Trotsky‘s reorganisation of the Red Army had seen it win a number of victories but now perhaps the pendulum is swinging in the other direction. Admiral Kolchak has reinvigorated White forces in the Siberian theatre, with his troops no longer needing the backing of the Czechoslovak Legion to take on the Red Army. Today Kolchak’s men capture Perm, an industrial city in the Urals. In the fighting large numbers of Red Army troops surrender to Kolchak; they appear to have been sent into the battle without adequate training or winter clothing. The Red Army troops appear also to be suffering from food shortages, a consequence of disorganisation in the Bolsheviks’ rear and the alienation of the peasantry by the Red Terror. This is all very promising for Kolchak, as it suggests that the Red Army might just be on the brink of disintegration.

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Kolchak reviewing troops (Wikipedia: Russian Civil War)

30/8/1918 Lenin shot #1918Live

Bolshevik rule in Russia rests on shaky foundations. In Siberia the party’s writ is challenged by the Komuch government in Samara, whose Czechoslovak allies are a powerful military force. Meanwhile in southern Russia, Denikin has established himself in Novorossiisk in the Kuban region, from where his White Army represents a potent threat to Bolshevik power. But surely the Bolsheviks are secure in Moscow and Petrograd, the heartlands of the revolution?

Lenin certainly thinks so when he heads off today to urge some Moscow factory workers to remain unrelenting in their defence of the revolution. While there has been some industrial unrest in the big cities, the Bolsheviks have successfully faced it down and now face a more pliant workforce. The uprising by their erstwhile allies, the Left SRs, has been crushed. So Lenin should have nothing to worry about.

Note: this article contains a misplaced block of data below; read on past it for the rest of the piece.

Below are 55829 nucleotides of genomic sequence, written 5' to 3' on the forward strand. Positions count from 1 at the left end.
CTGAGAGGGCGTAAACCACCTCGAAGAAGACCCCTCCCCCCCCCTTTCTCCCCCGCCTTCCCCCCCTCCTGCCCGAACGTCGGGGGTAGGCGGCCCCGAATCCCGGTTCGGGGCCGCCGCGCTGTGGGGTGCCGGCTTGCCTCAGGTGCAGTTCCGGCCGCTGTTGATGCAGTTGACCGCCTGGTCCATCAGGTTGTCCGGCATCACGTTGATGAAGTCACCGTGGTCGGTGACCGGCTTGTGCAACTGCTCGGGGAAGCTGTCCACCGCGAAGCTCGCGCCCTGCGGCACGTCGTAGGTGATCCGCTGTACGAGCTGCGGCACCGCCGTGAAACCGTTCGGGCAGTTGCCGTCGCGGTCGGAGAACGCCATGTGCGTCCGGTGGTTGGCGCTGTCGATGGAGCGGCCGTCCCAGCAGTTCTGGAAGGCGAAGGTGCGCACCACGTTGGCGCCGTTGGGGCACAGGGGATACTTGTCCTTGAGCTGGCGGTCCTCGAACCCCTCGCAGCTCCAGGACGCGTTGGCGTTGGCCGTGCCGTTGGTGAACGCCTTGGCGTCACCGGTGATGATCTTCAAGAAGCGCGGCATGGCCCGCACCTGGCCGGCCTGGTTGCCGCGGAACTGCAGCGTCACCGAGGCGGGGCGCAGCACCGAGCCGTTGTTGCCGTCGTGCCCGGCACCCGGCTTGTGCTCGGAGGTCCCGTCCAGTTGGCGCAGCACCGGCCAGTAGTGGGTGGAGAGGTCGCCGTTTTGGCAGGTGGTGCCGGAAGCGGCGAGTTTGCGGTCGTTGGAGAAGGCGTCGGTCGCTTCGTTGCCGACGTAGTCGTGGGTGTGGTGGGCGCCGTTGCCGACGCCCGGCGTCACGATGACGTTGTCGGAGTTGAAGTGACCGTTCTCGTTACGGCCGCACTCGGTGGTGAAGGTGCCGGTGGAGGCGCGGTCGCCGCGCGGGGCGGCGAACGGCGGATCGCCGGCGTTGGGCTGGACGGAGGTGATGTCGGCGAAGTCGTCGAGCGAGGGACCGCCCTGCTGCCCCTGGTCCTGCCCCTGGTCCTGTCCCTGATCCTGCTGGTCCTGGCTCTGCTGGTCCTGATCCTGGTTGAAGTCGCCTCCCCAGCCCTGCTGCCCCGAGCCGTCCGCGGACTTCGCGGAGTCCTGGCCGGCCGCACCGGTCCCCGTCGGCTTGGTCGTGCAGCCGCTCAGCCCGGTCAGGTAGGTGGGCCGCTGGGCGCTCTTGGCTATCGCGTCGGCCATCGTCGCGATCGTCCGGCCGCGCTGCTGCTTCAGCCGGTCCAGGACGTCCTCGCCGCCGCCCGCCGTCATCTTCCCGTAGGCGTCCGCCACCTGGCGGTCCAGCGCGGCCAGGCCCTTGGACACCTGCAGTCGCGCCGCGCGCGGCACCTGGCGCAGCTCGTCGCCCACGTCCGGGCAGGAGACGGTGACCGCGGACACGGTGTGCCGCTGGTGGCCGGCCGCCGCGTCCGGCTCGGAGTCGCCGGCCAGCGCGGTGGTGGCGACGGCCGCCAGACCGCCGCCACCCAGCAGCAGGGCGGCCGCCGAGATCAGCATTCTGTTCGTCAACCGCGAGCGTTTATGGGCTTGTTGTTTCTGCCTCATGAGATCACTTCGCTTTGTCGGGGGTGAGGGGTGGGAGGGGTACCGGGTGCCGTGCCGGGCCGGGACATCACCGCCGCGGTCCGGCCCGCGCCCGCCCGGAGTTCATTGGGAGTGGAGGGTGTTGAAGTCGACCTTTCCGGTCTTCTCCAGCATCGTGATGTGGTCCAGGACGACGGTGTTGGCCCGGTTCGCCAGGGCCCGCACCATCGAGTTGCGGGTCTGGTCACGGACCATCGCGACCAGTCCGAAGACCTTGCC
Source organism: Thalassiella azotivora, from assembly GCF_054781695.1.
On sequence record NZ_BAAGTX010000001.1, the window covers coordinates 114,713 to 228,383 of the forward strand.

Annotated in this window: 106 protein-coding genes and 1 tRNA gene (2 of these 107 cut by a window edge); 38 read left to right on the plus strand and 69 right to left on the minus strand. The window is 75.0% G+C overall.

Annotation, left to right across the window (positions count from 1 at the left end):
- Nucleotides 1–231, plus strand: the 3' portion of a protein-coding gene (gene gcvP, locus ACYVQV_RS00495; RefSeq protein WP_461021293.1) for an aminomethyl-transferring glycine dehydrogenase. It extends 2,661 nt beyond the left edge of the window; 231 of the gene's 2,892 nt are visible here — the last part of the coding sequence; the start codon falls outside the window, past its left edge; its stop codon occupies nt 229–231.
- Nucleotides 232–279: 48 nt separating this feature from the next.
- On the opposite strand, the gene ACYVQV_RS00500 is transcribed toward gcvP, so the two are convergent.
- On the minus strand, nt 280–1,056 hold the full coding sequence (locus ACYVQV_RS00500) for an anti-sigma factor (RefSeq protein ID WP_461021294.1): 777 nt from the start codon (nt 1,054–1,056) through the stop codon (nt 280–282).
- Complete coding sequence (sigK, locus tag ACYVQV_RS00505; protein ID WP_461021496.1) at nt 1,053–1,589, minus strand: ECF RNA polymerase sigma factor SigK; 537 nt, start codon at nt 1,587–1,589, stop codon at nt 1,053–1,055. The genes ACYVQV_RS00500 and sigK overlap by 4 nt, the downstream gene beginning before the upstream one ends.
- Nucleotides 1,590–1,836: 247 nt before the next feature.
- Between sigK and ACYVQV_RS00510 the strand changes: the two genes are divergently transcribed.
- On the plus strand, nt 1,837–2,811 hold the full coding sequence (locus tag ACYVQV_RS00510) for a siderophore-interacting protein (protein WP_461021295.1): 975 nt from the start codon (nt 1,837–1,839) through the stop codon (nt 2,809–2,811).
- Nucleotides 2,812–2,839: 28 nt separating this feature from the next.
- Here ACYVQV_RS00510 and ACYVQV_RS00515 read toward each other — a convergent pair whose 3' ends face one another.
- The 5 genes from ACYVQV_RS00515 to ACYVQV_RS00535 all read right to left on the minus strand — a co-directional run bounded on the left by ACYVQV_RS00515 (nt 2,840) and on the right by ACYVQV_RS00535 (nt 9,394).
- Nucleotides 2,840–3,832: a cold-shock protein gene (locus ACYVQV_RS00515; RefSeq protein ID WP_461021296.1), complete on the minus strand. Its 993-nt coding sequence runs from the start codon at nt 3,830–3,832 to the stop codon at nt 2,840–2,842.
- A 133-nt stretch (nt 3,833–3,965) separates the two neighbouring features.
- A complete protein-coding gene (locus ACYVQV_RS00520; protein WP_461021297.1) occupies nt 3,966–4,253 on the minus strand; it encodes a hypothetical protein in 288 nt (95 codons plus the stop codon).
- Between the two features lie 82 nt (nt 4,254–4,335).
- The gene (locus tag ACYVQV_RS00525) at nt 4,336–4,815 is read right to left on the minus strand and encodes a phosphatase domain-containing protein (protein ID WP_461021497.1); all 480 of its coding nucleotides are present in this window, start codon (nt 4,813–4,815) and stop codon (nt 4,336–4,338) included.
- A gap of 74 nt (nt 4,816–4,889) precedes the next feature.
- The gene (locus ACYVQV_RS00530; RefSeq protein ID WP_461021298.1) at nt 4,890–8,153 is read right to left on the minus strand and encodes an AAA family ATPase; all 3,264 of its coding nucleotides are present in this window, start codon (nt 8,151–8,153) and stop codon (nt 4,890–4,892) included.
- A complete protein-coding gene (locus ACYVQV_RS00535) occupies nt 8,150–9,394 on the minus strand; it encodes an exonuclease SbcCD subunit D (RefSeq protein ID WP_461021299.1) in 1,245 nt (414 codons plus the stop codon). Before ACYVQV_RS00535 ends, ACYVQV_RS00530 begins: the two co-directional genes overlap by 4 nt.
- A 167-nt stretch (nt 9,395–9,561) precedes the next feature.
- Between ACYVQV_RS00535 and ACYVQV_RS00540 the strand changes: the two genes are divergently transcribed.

News of the assassination of Moisei Uritsky, Cheka commander in Petrograd, appears not to have engendered any caution on the part of the Bolshevik leader. Lenin’s nonchalance however proves almost fatal when, as he leaves the factory, a woman emerges from the crowd and produces a pistol. She fires three times at the Bolshevik and then attempts to escape.

Lenin is gravely hurt; his comrades fear that his death may be imminent. His would-be assassin meanwhile is apprehended and interrogated by the Cheka. She is Fanny Kaplan, a Socialist Revolutionary, who declares to her captors that she shot Lenin because he has betrayed the Revolution.

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The attempted assassination, by Vladimir Pchelin (Wikipedia: Fanny Kaplan)

5/8/1918 Allied intervention in Russia and the defence of Baku

Russia is now in the grip of civil war between the Bolshevik government in Moscow and its various enemies. However the chaotic situation in the country is not merely an internal matter, as foreign powers are now beginning to intervene. This is mainly a matter for the Allies, as the Central Powers are too busy with the territories they wrested from Russia at Brest-Litovsk to actively take sides in the civil war. Allied intervention in Russia however is somewhat confused, with a lack of clear goals or a consistent approach.